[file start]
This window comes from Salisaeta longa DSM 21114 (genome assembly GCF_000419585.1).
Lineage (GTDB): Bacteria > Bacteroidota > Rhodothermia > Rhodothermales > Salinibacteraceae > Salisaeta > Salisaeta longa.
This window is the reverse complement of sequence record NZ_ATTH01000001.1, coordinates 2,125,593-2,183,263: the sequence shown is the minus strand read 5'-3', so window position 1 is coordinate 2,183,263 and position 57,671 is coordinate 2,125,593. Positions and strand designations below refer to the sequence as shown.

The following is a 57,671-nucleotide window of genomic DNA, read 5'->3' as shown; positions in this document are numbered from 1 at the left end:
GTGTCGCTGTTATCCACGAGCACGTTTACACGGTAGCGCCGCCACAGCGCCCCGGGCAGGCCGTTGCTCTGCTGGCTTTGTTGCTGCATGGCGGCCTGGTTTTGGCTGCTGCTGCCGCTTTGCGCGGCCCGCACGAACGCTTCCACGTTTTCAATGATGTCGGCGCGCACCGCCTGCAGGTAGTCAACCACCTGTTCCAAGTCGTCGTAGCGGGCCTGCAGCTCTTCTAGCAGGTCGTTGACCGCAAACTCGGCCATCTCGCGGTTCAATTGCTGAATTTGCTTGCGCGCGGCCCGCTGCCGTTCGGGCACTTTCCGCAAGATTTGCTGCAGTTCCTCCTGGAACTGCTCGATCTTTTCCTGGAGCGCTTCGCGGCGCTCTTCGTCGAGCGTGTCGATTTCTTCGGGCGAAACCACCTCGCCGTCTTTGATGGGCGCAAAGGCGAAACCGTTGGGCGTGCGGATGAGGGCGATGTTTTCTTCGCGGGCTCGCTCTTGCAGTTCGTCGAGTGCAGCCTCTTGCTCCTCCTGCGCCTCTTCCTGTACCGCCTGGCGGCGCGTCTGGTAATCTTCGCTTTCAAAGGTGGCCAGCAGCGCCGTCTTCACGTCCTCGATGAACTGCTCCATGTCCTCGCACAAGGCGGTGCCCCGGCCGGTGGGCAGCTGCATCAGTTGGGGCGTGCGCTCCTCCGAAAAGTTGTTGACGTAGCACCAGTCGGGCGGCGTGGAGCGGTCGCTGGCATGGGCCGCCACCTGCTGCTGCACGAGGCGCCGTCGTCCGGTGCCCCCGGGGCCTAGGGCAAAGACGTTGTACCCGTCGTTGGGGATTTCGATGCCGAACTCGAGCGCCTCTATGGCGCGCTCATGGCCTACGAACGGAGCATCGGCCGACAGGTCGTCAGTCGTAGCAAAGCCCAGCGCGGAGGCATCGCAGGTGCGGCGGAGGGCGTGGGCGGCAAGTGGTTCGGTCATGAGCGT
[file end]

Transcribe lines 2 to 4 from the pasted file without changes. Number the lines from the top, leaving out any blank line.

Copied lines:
Lineage (GTDB): Bacteria > Bacteroidota > Rhodothermia > Rhodothermales > Salinibacteraceae > Salisaeta > Salisaeta longa.
This window is the reverse complement of sequence record NZ_ATTH01000001.1, coordinates 2,125,593-2,183,263: the sequence shown is the minus strand read 5'-3', so window position 1 is coordinate 2,183,263 and position 57,671 is coordinate 2,125,593. Positions and strand designations below refer to the sequence as shown.

The following is a 57,671-nucleotide window of genomic DNA, read 5'->3' as shown; positions in this document are numbered from 1 at the left end: